EB I was impressed how important incorporating the science of cleaning was for cleaning homes. For example, understanding the pH of cleaning agents and how critical it is when cleaning specific surfaces to prevent damage and to be effective in removing soil.
Another item was the importance of environmental concerns for people in indoor environments. I was really impressed with how much emphasis is placed on safety as it relates to the constant use and exposure of cleaning agents all day long. Even so-called natural chemicals such as vinegar can be irritating and harmful.
The new surfaces in homes today need to be cleaned very differently than surfaces found in homes when we started years ago. I learned that products and methods for surfaces like marble, granite and cork require special knowledge and education. Another thing I appreciated was that new products in homes are ever-changing, and we must have an ongoing education program.
DK What influenced you to have your entire staff take the IICRC HCT class?
EB I took the HCT class at the ARCSI Convention in November 2013. I was sure I was only going to learn a few things. I figured that after cleaning for over twenty years, I knew most of what would be taught. Boy, was I wrong! I was so impressed by the vast amount of information presented and its value to me as an owner. I knew I had an obligation to our clients to provide the best and most knowledgeable cleaners possible. To me, there was no other way to move forward.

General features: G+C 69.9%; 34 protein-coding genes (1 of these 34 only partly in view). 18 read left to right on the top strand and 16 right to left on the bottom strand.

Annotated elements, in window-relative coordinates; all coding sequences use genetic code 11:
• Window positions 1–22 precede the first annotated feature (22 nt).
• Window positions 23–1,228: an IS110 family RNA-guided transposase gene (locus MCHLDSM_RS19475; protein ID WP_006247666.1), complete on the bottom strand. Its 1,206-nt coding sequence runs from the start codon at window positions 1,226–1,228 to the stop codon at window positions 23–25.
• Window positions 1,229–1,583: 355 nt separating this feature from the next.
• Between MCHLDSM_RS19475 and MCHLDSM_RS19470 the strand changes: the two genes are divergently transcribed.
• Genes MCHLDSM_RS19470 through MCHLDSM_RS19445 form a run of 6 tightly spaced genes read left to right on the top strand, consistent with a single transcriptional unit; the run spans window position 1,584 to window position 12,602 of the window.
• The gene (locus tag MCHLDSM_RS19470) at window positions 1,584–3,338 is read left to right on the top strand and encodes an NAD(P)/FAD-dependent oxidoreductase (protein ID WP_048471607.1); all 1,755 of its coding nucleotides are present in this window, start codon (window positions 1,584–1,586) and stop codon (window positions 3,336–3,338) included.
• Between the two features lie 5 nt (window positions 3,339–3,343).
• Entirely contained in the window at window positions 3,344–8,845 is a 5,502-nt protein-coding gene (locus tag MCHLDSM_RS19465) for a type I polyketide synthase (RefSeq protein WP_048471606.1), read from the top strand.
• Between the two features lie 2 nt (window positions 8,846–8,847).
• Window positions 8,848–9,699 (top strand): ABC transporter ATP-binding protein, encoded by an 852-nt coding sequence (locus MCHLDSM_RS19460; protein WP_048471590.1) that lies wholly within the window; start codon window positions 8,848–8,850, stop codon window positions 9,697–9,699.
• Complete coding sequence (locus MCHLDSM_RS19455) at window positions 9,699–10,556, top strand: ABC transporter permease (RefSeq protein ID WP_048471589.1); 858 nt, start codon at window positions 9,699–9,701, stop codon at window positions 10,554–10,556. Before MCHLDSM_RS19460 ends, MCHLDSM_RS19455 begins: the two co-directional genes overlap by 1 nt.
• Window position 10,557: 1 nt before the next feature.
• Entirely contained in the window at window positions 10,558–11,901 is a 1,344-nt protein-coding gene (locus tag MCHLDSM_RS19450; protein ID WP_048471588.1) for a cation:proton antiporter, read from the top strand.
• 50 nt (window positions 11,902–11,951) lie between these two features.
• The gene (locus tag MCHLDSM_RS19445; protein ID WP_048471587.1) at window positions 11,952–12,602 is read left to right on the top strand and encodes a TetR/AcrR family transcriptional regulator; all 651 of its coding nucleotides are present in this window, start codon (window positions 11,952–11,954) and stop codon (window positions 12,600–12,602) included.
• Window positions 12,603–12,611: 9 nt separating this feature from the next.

DK One of your cleaning technicians came in to class the second day with a very special story. That story says a lot about the people you have on your team and the culture of your company. Tell us what happened.
EB Yes, Norma, one of our cleaners came into class on the second day with a very special gift from her three children. They knew how nervous she was about taking the exam and how much she wanted to do well. So, when she was doing some errands that evening they got her study materials and made dozens of flash cards with a “Good luck Mom, we love you!” note of their own. They also made an “A+ You will Do Great on the Test!” booklet cover. They went on to say they know how much she loves her job and what she does. It was awesome and she was so happy her children had confidence in her.
DK You have some major goals for Carnation Home Cleaning. Tell us about them.
EB Our goals are to continually train, educate and develop our employees and our clients on the health benefits of a clean home environment. We would like to increase the number of teams to 7 or 8 by the end of the year at our current location. We are working toward opening other locations throughout the Phoenix area. I am so fortunate to have such a great team of people. They care about all of our clients and truly work hard to do a great job for every client every day!
David Kiser owns Champagne Cleaning Services in the DC metro area. He is the founding president of ARCSI and co-author of The Professional House Cleaning Technician’s Manual. He is also a principal of the Institute for Service Excellence.